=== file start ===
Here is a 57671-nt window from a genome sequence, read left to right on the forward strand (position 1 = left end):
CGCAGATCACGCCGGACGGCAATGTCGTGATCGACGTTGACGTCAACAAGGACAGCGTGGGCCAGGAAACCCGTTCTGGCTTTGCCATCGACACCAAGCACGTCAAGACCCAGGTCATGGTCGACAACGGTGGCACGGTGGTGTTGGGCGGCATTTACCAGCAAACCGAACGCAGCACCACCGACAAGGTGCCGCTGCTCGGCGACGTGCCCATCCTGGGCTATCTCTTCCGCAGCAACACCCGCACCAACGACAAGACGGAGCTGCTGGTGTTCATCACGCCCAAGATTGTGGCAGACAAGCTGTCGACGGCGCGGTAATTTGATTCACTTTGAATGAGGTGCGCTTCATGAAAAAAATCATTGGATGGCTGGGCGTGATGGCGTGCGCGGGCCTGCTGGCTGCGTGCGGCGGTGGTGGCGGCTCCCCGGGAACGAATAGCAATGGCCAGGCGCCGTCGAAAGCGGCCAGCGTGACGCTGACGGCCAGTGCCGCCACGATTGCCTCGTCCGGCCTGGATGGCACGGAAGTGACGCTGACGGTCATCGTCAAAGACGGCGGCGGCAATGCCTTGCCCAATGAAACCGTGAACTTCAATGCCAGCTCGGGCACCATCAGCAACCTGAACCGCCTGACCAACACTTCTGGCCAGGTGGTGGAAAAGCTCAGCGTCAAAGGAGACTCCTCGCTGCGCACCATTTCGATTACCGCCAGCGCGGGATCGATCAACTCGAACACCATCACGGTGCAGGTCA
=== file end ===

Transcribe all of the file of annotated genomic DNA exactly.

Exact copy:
Here is a 57671-nt window from a genome sequence, read left to right on the forward strand (position 1 = left end):
CGCAGATCACGCCGGACGGCAATGTCGTGATCGACGTTGACGTCAACAAGGACAGCGTGGGCCAGGAAACCCGTTCTGGCTTTGCCATCGACACCAAGCACGTCAAGACCCAGGTCATGGTCGACAACGGTGGCACGGTGGTGTTGGGCGGCATTTACCAGCAAACCGAACGCAGCACCACCGACAAGGTGCCGCTGCTCGGCGACGTGCCCATCCTGGGCTATCTCTTCCGCAGCAACACCCGCACCAACGACAAGACGGAGCTGCTGGTGTTCATCACGCCCAAGATTGTGGCAGACAAGCTGTCGACGGCGCGGTAATTTGATTCACTTTGAATGAGGTGCGCTTCATGAAAAAAATCATTGGATGGCTGGGCGTGATGGCGTGCGCGGGCCTGCTGGCTGCGTGCGGCGGTGGTGGCGGCTCCCCGGGAACGAATAGCAATGGCCAGGCGCCGTCGAAAGCGGCCAGCGTGACGCTGACGGCCAGTGCCGCCACGATTGCCTCGTCCGGCCTGGATGGCACGGAAGTGACGCTGACGGTCATCGTCAAAGACGGCGGCGGCAATGCCTTGCCCAATGAAACCGTGAACTTCAATGCCAGCTCGGGCACCATCAGCAACCTGAACCGCCTGACCAACACTTCTGGCCAGGTGGTGGAAAAGCTCAGCGTCAAAGGAGACTCCTCGCTGCGCACCATTTCGATTACCGCCAGCGCGGGATCGATCAACTCGAACACCATCACGGTGCAGGTCA